The position is still fine for me, but one mistake leads to another. On move 21 I played the totally unforgivable a6? I realized that I wasn’t breaking through on the queenside, at least not immediately, and panicked with this terrible move. After b6 in response, my queenside pressure is non-existent. Black is also threatening to play b5 in some lines, and attacking with his bishop along the a6-f1 diagonal. While this was not my worst move according to the engine, it was an unforced positional blunder. 

With my queenside play shut down for good, black is free to launch his attack. The computer says that I am actually doing well in this position, but that’s ridiculous. Black has huge pressure here, the engine evaluation is only true for some ridiculously hard to spot lines that both of us missed. At this point, I felt that I was losing, but the knight on e4 does offer me some tactics to hope for, in addition to some pressure on his d6 pawn again. 

27. Ne4.

I felt like I had a way to stave off the attack with g3, anticipating Nf3 and using the exchange sacrifice to get some play. I was in huge time trouble, and my reasoning was more vague than I would have liked, but I saw some traps for my opponent, and felt that I was simply going to be crushed without lashing out like this. After the exchange sac I felt that I gave myself practical chances to win. 

I missed the equaling continuation though, and don’t blame myself. Sadly, it’s hard to recap in this format without taking a million screencaps, but needless to say it gets extremely tactical. For example, you have to find this move from quite a distance.

I saw that the line I played with 30. Rxg3, gxf3, gxf4 gives me some opportunities to enjoy a blunder by my opponent, and in the worst case scenario, the knight perched on g5 stops Qg1#, and the game continues. I continued playing practically, trying for countertactics, even though the engine complains.

For example, Bd3 gives him the opportunity to play Bf5, trying to exchange pieces now that he’s up material. I had this nasty move prepared for him, although sadly, he played a good move instead.

A similar pinned bishop tactic.

I was rewarded for my practical decisions, and even managed to save the game after Lance played the very questionable 38. Rhg8? Take a minute, and try to find the move which turns this game into a draw. As a hint, it might seem a touch counterintuitive, since we’re trying to swindle him. 

The move, played in the game, is Qg3! The computer doesn’t give this an exclamation mark, but I’ll give myself one. The queen needs to be exchanged, or I’m crashing through with Qxd6.

I believe Lance thought that Qg3, Qxg3, hxg3, Rxg6! works, since after fxg6 he pushes f2, and the pawn promotes. The final position in that line is this.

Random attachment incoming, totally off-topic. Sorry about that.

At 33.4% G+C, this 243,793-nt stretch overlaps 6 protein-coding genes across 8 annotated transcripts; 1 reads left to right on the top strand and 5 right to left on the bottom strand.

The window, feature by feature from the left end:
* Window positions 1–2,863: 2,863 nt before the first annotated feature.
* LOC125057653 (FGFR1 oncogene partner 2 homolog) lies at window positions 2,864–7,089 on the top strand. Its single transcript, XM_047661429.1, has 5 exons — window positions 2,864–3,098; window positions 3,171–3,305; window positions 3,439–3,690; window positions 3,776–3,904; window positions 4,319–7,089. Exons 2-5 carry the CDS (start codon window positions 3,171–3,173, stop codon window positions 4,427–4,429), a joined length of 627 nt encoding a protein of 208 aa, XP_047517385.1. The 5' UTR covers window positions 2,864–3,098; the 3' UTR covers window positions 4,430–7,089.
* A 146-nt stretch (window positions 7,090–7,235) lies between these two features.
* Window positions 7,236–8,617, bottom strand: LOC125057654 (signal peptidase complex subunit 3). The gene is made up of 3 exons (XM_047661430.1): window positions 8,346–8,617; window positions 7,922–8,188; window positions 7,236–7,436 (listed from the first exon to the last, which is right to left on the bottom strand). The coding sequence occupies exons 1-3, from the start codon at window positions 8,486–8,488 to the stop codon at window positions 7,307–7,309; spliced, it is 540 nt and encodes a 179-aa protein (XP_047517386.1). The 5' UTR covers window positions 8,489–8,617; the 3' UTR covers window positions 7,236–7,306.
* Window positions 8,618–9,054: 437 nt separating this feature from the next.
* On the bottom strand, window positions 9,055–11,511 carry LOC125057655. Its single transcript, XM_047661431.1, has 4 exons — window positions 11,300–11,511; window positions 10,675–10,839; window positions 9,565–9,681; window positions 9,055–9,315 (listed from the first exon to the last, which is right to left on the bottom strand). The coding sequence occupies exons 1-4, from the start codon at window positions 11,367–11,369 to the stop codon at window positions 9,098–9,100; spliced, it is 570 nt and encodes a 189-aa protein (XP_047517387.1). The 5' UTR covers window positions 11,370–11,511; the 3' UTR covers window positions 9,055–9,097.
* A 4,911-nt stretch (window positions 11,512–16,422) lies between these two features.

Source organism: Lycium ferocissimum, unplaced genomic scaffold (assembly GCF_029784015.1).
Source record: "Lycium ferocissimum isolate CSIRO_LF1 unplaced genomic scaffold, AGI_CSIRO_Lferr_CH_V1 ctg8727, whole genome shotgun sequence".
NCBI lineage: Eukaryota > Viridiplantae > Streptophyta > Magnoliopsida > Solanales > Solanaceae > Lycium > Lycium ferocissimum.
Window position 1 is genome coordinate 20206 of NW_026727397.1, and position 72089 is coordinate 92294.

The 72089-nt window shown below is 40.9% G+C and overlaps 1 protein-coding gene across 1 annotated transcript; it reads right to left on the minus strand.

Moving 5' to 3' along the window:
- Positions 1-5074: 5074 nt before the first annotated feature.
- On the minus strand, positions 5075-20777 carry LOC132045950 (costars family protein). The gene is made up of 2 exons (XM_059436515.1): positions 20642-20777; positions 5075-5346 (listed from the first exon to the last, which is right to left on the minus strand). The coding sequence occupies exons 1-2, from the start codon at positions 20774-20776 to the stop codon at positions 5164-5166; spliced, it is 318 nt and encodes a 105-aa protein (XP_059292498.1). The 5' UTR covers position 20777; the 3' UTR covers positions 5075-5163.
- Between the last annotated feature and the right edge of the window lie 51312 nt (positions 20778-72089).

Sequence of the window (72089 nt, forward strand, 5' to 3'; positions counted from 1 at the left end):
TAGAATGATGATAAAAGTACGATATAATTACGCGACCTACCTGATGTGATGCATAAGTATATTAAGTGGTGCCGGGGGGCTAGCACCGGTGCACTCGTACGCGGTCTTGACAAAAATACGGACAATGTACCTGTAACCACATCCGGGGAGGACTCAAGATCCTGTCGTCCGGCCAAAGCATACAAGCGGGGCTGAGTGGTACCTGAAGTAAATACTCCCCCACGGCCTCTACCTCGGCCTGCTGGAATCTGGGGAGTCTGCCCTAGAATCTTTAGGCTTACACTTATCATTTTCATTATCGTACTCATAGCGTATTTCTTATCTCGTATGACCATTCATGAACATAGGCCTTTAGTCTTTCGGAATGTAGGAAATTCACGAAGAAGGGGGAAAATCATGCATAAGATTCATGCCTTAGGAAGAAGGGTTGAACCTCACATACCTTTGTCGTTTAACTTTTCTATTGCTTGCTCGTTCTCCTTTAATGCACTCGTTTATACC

Sideline, the pawn promotes.

However, I can capture his rook with my rook and am totally winning instead. As a result, after the queens are exchanged I am simply winning the pawn on f3, and now should draw a double edged endgame. Emphasis on should…

I play a very nice bishop sacrifice on move 45. He can’t take the rook (well he can and it’s a draw but you get the point) because then f7 comes, and the pawn cannot be stopped. This is correct, except I spent so much of my limited time calculating him taking the bishop and then the rook that I moved my king up the board to f4, instead of down to f2, and threw away the game. 

My opponent captured the pawn on g3 with his rook on g7, and now I can’t promote because f8=Q runs into either rook checking me on the F file, and then capturing my poor, unprotected queen next move.

I had little left to play for other than tricks, and I tried a few. In the above position, if he captures my rook, the pawn queens.

We quickly reached this fairly hopeless position, although there are stalemate ideas in the air. My last major trick was pushing the pawn to d6, where I have a drawn position if my opponent captures. Whether I would have drawn the position is another story, made moot because Lance sidestepped with his king to c6, and it’s mate in a few moves.

Below is the final position of the game. I tried playing Kb8, but I was a split second too slow, and lost on time. It doesn’t matter anyway, the position is completely lost, and my opponent has 55 minutes to figure out the win. 

All in all, it was a great game. Positional at times, and also tactical. I’m proud of how I played with a lost position, and finding Qg3 to equalize. Playing Kf4 and missing the doubling on the third rank to throw away the draw actually doesn’t bother me too much, as it already felt like I was stealing the draw. Credit to Lance_da_Yooper for the win.

I will play the last game next week, competing for the third spot in the tournament. It’s not as exciting when you can’t win anymore, but I’ll still do my best. 

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1 Comment

  1. On the one hand, this was pretty interesting, as I have more of a surface level knowledge and articles about chess are usually boring and/or way over my head. This was neither.

    But on the other, so very racist, you should both play a combination of white & black pieces really, smh.